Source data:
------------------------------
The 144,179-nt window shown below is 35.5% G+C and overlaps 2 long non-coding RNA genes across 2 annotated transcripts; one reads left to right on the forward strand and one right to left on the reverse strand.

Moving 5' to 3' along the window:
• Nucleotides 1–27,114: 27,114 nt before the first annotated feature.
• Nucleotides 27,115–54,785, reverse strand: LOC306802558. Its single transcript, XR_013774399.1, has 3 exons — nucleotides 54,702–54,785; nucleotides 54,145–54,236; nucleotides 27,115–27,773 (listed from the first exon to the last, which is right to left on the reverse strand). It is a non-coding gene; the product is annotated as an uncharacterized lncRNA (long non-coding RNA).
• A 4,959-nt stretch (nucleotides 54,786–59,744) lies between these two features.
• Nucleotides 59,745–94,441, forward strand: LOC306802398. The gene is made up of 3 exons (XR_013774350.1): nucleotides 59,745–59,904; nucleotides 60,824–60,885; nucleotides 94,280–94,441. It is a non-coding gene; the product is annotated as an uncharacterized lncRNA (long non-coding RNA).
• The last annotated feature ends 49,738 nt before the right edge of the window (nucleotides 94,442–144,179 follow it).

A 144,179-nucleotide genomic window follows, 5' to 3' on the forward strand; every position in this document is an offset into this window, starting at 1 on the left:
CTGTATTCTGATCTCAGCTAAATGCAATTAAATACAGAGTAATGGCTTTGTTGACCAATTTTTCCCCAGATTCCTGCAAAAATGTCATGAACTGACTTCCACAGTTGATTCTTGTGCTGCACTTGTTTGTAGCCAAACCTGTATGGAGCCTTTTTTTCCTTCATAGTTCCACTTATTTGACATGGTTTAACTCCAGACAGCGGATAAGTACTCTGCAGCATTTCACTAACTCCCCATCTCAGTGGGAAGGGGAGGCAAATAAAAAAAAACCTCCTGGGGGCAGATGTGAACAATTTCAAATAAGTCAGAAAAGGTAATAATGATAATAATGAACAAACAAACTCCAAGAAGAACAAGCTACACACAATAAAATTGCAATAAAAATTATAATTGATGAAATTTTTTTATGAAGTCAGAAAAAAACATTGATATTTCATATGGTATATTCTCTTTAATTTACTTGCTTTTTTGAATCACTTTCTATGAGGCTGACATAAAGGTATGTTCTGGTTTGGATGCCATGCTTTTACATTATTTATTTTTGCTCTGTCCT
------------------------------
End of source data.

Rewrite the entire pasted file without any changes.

The 144,179-nt window shown below is 35.5% G+C and overlaps 2 long non-coding RNA genes across 2 annotated transcripts; one reads left to right on the forward strand and one right to left on the reverse strand.

Moving 5' to 3' along the window:
• Nucleotides 1–27,114: 27,114 nt before the first annotated feature.
• Nucleotides 27,115–54,785, reverse strand: LOC306802558. Its single transcript, XR_013774399.1, has 3 exons — nucleotides 54,702–54,785; nucleotides 54,145–54,236; nucleotides 27,115–27,773 (listed from the first exon to the last, which is right to left on the reverse strand). It is a non-coding gene; the product is annotated as an uncharacterized lncRNA (long non-coding RNA).
• A 4,959-nt stretch (nucleotides 54,786–59,744) lies between these two features.
• Nucleotides 59,745–94,441, forward strand: LOC306802398. The gene is made up of 3 exons (XR_013774350.1): nucleotides 59,745–59,904; nucleotides 60,824–60,885; nucleotides 94,280–94,441. It is a non-coding gene; the product is annotated as an uncharacterized lncRNA (long non-coding RNA).
• The last annotated feature ends 49,738 nt before the right edge of the window (nucleotides 94,442–144,179 follow it).

A 144,179-nucleotide genomic window follows, 5' to 3' on the forward strand; every position in this document is an offset into this window, starting at 1 on the left:
CTGTATTCTGATCTCAGCTAAATGCAATTAAATACAGAGTAATGGCTTTGTTGACCAATTTTTCCCCAGATTCCTGCAAAAATGTCATGAACTGACTTCCACAGTTGATTCTTGTGCTGCACTTGTTTGTAGCCAAACCTGTATGGAGCCTTTTTTTCCTTCATAGTTCCACTTATTTGACATGGTTTAACTCCAGACAGCGGATAAGTACTCTGCAGCATTTCACTAACTCCCCATCTCAGTGGGAAGGGGAGGCAAATAAAAAAAAACCTCCTGGGGGCAGATGTGAACAATTTCAAATAAGTCAGAAAAGGTAATAATGATAATAATGAACAAACAAACTCCAAGAAGAACAAGCTACACACAATAAAATTGCAATAAAAATTATAATTGATGAAATTTTTTTATGAAGTCAGAAAAAAACATTGATATTTCATATGGTATATTCTCTTTAATTTACTTGCTTTTTTGAATCACTTTCTATGAGGCTGACATAAAGGTATGTTCTGGTTTGGATGCCATGCTTTTACATTATTTATTTTTGCTCTGTCCT